American painter James Whilster's Thames depictions are considered ahead of a new exhibition at Dulwich Picture Gallery
Dulwich Picture Gallery
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Friday 17 December 2010
Monday 16 August 2010
The first major exhibition of work by Italian Baroque painter and controversial political satirist Salvator Rosa (1615- 1673) in over 35-years is due to open next month at the Dulwich Picture Gallery.
Sunday 13 June 2010
Sunday 14 February 2010
Monday 08 February 2010
Friday 31 July 2009
Can you tell a flying buttress from a vast iron member? Do you know the difference between an oeil de boeuf window and a fanlight? Do you think crocketing and tracery are something to do with needlework? And would you place a poodle at an Aedicule opening?
Monday 09 March 2009
Monday 15 September 2008
If there's one thing about the British media that perplexes me above all others, it's the lack of exposure enjoyed by Andrew Marr. Doubtless this is down to his own fiercely self-effacing nature, because often it feels as if he's slapped a D-Notice on himself, but it's simply nonsense when he has so much to offer. In the last few days alone, apart from his Sunday morning show on BBC1 (David Frost with a dead cool convertible Skoda) and Start The Week, Andy went to Switzerland for the Big Bang experiment, and it is testament to the man's range and breadth of interest that even the anticipated end of the planet couldn't monopolise that powerhouse mind.
Our thanks to the Today programme website for drawing attention to the little thumbnail sketches of the scientists Andy managed to churn out. For those whose appetite for his artistic output wasn't sated by this, he also features in an exhibition entitled What Are You Like? at the Dulwich Picture Gallery, in which he has drawn a few of his favourite things to offer an insight into his soul.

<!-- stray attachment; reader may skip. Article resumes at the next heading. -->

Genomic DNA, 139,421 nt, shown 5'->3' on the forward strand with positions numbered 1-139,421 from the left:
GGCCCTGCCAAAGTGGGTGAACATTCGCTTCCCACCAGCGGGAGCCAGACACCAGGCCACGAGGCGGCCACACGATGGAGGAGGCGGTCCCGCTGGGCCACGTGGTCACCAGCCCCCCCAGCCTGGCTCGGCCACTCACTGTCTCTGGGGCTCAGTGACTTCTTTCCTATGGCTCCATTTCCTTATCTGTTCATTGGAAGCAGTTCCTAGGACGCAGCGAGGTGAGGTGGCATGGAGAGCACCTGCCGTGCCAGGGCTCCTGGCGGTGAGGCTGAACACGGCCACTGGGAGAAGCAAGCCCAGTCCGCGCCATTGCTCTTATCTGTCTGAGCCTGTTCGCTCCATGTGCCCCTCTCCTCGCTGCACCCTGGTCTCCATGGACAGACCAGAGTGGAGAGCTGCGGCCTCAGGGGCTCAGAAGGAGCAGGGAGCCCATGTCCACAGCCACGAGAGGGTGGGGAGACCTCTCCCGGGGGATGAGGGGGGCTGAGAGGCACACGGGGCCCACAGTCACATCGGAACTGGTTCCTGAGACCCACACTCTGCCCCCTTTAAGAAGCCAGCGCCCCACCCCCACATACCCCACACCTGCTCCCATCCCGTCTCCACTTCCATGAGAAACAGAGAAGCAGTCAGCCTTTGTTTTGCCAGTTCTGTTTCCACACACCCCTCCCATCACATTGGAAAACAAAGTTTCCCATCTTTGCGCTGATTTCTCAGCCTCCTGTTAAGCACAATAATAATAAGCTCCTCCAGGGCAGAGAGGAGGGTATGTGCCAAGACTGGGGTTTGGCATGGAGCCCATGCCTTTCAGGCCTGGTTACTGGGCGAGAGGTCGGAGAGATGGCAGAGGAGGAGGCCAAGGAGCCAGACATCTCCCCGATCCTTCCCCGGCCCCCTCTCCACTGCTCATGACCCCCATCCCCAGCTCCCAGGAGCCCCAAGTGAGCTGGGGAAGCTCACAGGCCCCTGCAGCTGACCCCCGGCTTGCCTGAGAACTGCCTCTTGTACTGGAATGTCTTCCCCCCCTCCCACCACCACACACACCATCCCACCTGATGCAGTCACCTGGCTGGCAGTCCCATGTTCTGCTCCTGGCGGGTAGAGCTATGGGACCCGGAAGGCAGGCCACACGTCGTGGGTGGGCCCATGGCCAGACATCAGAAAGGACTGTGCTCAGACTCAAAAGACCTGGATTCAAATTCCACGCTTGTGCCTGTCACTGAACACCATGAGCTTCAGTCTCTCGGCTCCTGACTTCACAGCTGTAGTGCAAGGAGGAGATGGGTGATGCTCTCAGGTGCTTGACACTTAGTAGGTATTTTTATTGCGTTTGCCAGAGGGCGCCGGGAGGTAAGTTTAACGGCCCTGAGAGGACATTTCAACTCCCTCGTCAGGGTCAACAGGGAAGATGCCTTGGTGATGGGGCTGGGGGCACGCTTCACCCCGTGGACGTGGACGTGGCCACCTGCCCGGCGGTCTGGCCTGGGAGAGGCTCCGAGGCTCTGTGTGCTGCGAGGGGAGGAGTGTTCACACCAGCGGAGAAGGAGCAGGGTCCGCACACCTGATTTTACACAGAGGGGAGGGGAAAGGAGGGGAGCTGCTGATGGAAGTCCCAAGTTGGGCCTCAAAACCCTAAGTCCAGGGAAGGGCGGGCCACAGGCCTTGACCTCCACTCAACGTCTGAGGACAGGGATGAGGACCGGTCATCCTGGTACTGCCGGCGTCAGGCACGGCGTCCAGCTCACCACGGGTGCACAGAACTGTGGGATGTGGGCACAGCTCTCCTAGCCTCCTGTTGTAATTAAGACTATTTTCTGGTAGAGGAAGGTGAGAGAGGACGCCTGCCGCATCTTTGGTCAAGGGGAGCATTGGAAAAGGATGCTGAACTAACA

Monday 08 September 2008
Sunday 17 August 2008
Sunday 06 April 2008
Thursday 27 March 2008
Thursday 06 March 2008
Sunday 02 March 2008
Saturday 05 January 2008
The panto season is the perfect time for Dulwich Picture Gallery to mount The Age of Enchantment, an exhibition about illustration around 1900. Like pantomime, the works from this aesthetic cusp are concerned with transporting the viewer to somewhere exotic and magical. But anyone who visits Dulwich anticipating a wallow in the charming innocence of late-Victorian and Edwardian children's book illustrations an expectation fostered by the show poster, which features Edmund Dulac's gorgeous watercolour of an ice maiden flanked by polar bears is in for a shock. The first room is devoted to the seductive but disturbing work of Aubrey Beardsley (1872-1898), whose dark, precocious influence resonates throughout the show.
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